Saturday, September 19, 2009

Health Care

"What Americans often consider a single unique system of health care is an illusion: we exist in a sea of not-so-unique alternatives. Like the citizens of Germany and Japan, workers in the United States share insurance premiums with an employer. Like Canadians, our older, destitute and disabled citizens see private providers with the government paying. Like the British, military veterans and Native Americans receive care in government facilities with the government paying the tab. And like the poor around the world, our uninsured pay cash, finagle charity care, or stay home."

--Abigail Zuger, "One Injury, 10 Countries: A Journey in Health Care," New York Times, 2009 September 14, review of The Healing of America: A Global Quest for Better, Cheaper, and Fairer Health Care by T.R. Reid

Friday, September 18, 2009

Lovecraft Film Festival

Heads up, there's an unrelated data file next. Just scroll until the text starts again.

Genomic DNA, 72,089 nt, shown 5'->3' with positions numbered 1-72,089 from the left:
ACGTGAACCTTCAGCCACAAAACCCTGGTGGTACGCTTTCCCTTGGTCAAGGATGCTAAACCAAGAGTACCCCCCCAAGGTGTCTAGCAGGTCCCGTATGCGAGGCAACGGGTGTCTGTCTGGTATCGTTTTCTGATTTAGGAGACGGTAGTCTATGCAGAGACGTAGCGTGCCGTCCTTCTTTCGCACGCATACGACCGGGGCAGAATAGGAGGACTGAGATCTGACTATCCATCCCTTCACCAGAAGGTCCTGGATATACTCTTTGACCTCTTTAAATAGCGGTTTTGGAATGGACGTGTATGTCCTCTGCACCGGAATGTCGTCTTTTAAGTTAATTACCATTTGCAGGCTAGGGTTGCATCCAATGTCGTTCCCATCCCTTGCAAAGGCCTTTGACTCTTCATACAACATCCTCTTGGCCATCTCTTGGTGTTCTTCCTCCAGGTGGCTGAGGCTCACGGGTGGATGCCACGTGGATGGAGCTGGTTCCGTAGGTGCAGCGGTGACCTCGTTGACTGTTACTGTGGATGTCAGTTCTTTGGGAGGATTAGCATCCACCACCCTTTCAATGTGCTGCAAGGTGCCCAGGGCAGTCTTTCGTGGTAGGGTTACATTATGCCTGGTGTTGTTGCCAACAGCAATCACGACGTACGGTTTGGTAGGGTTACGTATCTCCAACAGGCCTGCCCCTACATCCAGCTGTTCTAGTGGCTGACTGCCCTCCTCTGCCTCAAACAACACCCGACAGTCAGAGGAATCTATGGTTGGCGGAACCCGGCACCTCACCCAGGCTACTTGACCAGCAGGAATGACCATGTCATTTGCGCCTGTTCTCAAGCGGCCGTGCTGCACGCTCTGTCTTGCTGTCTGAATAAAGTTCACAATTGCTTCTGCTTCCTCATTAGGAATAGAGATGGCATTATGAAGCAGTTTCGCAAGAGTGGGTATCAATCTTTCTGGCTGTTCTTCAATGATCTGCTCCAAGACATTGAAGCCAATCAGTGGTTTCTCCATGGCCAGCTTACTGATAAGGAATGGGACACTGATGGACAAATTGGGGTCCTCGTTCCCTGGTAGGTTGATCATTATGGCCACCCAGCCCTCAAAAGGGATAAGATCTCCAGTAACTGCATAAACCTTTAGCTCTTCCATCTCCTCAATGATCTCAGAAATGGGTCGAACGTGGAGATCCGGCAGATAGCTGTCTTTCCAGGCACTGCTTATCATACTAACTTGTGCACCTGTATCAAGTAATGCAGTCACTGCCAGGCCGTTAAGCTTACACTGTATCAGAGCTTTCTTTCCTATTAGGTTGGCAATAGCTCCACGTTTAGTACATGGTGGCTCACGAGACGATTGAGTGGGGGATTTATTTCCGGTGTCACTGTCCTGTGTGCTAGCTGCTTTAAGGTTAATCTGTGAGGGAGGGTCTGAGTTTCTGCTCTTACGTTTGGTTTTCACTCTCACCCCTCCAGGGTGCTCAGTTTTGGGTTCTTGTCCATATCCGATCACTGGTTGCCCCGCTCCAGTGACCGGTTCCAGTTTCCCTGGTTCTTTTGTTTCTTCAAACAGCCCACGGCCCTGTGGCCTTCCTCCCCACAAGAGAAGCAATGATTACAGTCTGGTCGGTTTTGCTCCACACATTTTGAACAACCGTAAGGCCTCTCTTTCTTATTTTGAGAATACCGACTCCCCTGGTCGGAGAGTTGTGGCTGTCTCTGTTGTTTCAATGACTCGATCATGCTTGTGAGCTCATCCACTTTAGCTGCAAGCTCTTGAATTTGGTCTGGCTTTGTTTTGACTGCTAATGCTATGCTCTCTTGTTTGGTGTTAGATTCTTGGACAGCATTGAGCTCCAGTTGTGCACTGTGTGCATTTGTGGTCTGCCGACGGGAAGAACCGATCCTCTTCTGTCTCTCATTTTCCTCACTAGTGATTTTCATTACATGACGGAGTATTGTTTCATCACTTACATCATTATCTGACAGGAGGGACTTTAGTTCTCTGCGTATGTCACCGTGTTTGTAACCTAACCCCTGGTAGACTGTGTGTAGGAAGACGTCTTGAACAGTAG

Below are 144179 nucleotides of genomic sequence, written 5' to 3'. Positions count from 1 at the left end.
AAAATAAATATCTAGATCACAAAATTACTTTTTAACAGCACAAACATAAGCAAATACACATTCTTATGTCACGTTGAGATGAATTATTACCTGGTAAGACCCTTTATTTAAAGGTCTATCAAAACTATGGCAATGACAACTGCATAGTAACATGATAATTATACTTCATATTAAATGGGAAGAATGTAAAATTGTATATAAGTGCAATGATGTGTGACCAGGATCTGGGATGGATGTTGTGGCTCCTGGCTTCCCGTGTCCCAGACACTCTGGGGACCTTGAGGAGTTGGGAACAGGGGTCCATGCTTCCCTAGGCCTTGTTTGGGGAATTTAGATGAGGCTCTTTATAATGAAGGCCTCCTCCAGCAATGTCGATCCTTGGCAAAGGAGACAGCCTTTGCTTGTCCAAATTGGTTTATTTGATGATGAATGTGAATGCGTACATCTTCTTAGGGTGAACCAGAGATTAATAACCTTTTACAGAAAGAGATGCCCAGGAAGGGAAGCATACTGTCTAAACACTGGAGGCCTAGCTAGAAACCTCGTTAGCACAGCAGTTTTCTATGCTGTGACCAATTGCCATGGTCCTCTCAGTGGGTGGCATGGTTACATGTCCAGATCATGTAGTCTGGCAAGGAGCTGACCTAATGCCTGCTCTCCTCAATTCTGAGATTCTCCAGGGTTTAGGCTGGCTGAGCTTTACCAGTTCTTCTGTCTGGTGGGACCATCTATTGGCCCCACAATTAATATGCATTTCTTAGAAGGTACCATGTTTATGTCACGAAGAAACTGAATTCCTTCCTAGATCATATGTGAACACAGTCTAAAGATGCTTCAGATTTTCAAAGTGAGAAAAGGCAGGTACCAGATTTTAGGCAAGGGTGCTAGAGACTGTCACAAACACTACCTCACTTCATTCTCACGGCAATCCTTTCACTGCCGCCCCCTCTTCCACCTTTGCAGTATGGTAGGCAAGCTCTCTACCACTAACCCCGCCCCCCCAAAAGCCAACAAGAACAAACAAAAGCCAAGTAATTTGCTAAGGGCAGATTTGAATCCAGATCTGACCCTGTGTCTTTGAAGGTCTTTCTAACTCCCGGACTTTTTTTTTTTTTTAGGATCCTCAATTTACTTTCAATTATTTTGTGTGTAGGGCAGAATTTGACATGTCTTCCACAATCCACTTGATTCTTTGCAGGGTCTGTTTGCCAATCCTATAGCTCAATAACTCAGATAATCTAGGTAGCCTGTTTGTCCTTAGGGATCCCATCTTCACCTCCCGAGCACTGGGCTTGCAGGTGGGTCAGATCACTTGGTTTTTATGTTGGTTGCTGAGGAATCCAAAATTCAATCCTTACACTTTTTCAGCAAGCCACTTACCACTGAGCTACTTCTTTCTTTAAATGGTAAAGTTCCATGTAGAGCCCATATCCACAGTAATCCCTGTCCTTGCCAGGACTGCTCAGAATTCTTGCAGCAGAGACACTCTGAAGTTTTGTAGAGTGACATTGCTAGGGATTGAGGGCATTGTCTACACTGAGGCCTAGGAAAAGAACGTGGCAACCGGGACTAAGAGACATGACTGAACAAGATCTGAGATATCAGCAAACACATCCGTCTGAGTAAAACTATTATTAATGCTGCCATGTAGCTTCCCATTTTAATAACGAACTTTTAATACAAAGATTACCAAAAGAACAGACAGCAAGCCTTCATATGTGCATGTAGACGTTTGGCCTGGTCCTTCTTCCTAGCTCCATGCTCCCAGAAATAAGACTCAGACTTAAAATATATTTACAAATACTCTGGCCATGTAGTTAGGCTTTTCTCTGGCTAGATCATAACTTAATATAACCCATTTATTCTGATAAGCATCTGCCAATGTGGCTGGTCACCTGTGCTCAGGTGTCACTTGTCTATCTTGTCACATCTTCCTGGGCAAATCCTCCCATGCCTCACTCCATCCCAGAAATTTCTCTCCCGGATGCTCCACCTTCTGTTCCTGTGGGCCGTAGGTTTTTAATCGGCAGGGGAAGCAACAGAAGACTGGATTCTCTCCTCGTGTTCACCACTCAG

Oregon, Portland, Hollywood Theatre
2009 October 2-4

Founded in 1995, the "H.P. Lovecraft Film Festival promotes the works of H.P. Lovecraft, literary horror, and weird tales through the cinematic adaptations by professional and amateur filmmakers."

"The only festival that understands."

Tuesday, September 15, 2009

if you ponder

"You can't appreciate the beauty of a rose if you ponder that the color red is just the brain's interpretation of a specific wavelength of light with crests that are roughly 700 nanometers apart."

--Joel Achenbach, "The Power of Light," National Geographic, 2001 October

photograph by jules

Thursday, September 10, 2009

one must be

"To cut oneself entirely from one's kind is impossible. To live in a desert one must be a saint."

--Joseph Conrad, Under Western Eyes, 1911

Tuesday, September 08, 2009

a spiritual culture

"'Art is a spiritual culture whose best conceptions are never brought down to the physical plane.' This may have been esoteric philosophy, or it may have been an excuse for indolence--of that intellectual kind that often accompanies great powers."

--Julian Hawthorne, "The Delusion of Ralph Penwyn," 1909

Monday, September 07, 2009

American Samoa

"From Wikipedia, the free encyclopedia